Join Melanie Benjamin, author of the historical novel, The Autobiography of Mrs. Tom Thumb (Delacorte Press, July 26, 2011), as she virtually tours the blogosphere in August on her second virtual book tour with Pump Up Your Book.
About Melanie Benjamin
Melanie Benjamin is a pseudonym for Melanie Hauser, the author of two contemporary novels. Her first work of historical fiction as Melanie Benjamin was Alice I Have Been. The Autobiography of Mrs. Tom Thumb is her second release. She lives in Chicago, where she is at work on her next historical novel.
You can visit her online at www.melaniebenjamin.com.
Visit her tour page at Pump Up Your Book!
About The Autobiography of Mrs. Tom Thumb
In her national bestseller Alice I Have Been, Melanie Benjamin imagined the life of the woman who inspired Alice in Wonderland. Now, in this jubilant new novel, Benjamin shines a dazzling spotlight on another fascinating female figure whose story has never fully been told: a woman who became a nineteenth century icon and inspiration—and whose most daunting limitation became her greatest strength.
“Never would I allow my size to define me. Instead, I would define it.”
She was only two-foot eight-inches tall, but her legend reaches out to us more than a century later. As a child, Mercy Lavinia “Vinnie” Bump was encouraged to live a life hidden away from the public. Instead, she reached out to the immortal impresario P. T. Barnum, married the tiny superstar General Tom Thumb in the wedding of the century, and transformed into the world’s most unexpected celebrity.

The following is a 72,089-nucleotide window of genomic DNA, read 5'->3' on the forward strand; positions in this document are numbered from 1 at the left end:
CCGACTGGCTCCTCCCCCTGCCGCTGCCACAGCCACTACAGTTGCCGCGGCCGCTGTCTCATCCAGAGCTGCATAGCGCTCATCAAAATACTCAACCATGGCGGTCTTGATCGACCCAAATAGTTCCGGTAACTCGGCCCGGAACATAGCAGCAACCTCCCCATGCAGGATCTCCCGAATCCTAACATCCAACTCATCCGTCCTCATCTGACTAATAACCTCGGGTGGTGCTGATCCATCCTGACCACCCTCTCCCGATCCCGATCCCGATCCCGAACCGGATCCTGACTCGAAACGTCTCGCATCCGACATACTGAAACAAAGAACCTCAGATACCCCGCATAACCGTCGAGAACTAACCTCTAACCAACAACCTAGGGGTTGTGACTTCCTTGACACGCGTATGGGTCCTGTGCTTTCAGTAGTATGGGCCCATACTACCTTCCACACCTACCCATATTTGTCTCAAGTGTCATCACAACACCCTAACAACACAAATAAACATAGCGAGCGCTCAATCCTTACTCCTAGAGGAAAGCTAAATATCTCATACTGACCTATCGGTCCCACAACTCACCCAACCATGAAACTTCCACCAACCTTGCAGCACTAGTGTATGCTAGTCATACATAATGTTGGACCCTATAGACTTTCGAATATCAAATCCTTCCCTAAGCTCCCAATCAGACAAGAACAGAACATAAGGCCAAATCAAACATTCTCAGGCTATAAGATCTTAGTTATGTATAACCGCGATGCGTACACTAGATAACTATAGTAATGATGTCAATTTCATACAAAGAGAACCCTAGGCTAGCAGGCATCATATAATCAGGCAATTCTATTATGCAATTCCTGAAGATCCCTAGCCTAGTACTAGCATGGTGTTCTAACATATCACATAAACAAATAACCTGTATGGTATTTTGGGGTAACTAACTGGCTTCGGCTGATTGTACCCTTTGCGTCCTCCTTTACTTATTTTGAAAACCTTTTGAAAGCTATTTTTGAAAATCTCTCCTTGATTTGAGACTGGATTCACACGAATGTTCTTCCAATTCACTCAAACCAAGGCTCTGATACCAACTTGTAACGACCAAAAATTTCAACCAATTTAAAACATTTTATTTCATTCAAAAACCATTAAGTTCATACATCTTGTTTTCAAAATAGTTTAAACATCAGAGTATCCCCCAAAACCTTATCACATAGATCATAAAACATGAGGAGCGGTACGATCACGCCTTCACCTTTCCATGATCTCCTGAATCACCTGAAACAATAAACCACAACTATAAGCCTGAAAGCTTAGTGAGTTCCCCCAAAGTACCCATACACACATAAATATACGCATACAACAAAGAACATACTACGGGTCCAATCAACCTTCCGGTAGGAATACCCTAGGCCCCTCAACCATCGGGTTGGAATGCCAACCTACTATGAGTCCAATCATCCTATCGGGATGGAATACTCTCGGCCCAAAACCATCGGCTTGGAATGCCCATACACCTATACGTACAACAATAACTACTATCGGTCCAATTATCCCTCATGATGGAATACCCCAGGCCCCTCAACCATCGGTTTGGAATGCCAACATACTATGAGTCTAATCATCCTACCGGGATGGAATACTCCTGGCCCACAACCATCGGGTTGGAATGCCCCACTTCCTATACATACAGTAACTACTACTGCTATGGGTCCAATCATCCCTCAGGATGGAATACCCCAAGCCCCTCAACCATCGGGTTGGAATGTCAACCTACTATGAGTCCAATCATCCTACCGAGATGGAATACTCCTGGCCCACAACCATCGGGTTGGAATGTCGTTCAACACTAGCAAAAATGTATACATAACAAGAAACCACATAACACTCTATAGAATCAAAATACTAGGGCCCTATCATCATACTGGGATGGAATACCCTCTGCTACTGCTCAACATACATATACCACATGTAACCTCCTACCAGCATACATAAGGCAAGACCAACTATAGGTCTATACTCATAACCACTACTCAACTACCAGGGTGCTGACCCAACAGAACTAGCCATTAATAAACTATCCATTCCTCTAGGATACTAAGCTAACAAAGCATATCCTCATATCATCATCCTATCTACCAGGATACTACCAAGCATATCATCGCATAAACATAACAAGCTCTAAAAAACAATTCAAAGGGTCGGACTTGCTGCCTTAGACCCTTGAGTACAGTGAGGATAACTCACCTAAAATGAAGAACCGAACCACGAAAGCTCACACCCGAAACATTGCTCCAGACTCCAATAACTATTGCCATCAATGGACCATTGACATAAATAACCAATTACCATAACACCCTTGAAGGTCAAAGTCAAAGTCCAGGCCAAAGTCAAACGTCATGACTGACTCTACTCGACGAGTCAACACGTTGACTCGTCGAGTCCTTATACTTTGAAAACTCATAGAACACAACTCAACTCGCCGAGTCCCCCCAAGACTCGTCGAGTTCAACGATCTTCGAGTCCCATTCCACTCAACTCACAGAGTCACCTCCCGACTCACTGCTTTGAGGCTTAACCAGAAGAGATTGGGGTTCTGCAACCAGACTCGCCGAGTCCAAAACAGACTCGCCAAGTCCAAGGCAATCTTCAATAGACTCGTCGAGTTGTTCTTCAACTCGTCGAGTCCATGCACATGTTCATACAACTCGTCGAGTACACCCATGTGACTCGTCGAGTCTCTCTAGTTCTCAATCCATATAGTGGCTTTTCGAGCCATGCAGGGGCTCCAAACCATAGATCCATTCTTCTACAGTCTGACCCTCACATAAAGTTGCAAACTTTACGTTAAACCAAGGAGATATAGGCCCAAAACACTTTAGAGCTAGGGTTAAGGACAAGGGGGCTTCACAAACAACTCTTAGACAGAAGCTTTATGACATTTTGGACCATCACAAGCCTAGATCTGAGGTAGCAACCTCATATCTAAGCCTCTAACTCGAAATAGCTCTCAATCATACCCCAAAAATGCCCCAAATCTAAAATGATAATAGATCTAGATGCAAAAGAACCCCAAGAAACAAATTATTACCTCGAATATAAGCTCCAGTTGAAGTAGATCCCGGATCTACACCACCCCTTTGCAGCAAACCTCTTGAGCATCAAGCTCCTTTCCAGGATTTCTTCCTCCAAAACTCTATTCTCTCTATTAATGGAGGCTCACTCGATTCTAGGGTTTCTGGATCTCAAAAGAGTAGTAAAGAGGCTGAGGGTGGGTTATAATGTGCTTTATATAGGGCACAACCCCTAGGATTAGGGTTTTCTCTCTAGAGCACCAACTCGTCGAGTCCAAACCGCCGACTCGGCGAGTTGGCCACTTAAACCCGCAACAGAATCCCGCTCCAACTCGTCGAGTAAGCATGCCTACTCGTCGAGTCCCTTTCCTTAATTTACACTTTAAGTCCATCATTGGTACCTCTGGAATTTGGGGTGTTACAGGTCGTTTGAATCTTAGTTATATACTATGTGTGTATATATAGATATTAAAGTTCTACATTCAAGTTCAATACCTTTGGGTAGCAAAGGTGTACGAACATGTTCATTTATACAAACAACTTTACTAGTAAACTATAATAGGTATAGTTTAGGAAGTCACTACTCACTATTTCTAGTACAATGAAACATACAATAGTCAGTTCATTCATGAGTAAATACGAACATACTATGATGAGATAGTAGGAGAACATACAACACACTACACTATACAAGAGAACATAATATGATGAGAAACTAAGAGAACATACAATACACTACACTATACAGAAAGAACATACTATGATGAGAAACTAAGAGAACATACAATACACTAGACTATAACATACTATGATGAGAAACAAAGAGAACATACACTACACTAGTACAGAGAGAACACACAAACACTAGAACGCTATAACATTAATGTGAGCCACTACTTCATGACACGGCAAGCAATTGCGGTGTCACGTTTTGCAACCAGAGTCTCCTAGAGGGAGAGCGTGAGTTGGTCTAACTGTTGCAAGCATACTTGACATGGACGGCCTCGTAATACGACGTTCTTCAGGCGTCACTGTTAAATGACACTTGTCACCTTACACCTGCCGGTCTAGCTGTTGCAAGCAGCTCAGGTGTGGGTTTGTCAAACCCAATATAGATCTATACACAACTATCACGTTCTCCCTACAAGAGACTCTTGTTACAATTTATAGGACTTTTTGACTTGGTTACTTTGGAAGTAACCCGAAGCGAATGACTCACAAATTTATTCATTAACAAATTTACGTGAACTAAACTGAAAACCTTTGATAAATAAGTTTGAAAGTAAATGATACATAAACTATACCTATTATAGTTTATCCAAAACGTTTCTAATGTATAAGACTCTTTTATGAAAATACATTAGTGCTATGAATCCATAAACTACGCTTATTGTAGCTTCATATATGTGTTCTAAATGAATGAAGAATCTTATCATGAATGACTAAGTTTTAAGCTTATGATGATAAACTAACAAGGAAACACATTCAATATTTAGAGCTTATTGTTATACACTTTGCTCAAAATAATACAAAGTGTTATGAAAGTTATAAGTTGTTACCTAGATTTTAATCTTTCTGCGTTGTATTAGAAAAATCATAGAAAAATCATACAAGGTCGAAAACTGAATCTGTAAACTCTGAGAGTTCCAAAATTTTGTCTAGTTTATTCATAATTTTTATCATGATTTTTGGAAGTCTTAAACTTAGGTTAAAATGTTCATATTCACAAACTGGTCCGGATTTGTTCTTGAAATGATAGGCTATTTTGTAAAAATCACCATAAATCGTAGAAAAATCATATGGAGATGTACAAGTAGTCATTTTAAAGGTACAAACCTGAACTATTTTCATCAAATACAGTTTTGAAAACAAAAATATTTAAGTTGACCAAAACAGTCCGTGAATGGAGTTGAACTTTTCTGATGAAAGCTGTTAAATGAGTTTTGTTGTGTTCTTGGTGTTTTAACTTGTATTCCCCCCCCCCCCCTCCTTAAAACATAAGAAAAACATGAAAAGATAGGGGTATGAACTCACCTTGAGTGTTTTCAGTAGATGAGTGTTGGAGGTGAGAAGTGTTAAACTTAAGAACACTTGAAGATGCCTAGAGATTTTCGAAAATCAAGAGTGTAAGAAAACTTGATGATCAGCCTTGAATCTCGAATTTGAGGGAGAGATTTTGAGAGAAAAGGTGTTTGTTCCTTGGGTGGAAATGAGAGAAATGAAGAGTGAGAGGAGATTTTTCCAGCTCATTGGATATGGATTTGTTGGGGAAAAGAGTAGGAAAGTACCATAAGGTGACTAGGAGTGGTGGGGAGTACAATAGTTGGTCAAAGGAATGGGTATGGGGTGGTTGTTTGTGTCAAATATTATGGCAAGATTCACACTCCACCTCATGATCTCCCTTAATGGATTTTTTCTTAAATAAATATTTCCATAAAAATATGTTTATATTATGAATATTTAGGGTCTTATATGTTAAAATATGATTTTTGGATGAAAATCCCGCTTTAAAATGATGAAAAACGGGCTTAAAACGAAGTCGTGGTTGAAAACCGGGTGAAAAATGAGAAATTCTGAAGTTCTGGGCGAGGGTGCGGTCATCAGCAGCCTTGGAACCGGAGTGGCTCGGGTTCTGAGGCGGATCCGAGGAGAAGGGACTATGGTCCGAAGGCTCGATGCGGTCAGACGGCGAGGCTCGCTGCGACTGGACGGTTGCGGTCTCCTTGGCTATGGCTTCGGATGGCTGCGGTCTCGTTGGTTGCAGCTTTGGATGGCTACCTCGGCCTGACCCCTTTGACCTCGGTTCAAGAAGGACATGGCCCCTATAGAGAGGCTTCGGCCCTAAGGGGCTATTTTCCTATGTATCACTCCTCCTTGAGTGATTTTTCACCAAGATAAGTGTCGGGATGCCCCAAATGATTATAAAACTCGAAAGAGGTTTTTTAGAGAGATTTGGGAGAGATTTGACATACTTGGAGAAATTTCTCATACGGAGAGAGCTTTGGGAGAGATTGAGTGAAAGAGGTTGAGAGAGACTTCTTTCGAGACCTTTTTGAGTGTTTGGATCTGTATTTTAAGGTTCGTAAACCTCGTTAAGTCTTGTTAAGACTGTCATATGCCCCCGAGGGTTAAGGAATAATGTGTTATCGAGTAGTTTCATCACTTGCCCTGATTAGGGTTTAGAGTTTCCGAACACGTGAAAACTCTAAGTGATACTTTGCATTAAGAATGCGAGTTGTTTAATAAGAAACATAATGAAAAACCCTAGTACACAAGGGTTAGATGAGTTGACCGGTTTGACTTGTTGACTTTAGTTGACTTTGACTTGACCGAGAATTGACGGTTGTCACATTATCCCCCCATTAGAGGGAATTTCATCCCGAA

Here, in Vinnie’s singular and spirited voice, is her amazing adventure—from a showboat “freak” revue where she endured jeering mobs to her fateful meeting with the two men who would change her life: P. T. Barnum and Charles Stratton, AKA Tom Thumb. Their wedding would captivate the nation, preempt coverage of the Civil War, and usher them into the White House and the company of presidents and queens. But Vinnie’s fame would also endanger the person she prized most: her similarly-sized sister, Minnie, a gentle soul unable to escape the glare of Vinnie’s spotlight.
A barnstorming novel of the Gilded Age, and of a woman’s public triumphs and personal tragedies, The Autobiography of Mrs. Tom Thumb is the irresistible epic of a heroine who conquered the country with a heart as big as her dreams—and whose story will surely win over yours.
Q: Give us an example of a typical writing day.
Now that I have so many different books in the hopper – ALICE I HAVE BEEN has been out for over a year; THE AUTOBIOGRAPHY OF MRS. TOM THUMB is just out, and I recently completed my next book, which will be out in the summer of 2012 – I definitely find that my “typical” day has changed! I used to have the luxury of time dedicated only to writing; now I have to schedule it in around everything else I have to do. If I’m on tour, of course any writing has to be on hold for that time. I have a lot of correspondence to answer, requests for bookplates, charities; I SKYPE and call with numerous book clubs, which I also have to schedule. I try to do all this “busy work” in the mornings; most SKYPE sessions are in the evenings. Which leaves my afternoons for writing. I’m grateful for all the other tasks I have to complete now, as a multi-published author, but there are times I miss the old days when I had nothing to do but think about the novel I was writing!
Q: Do you work from an outline?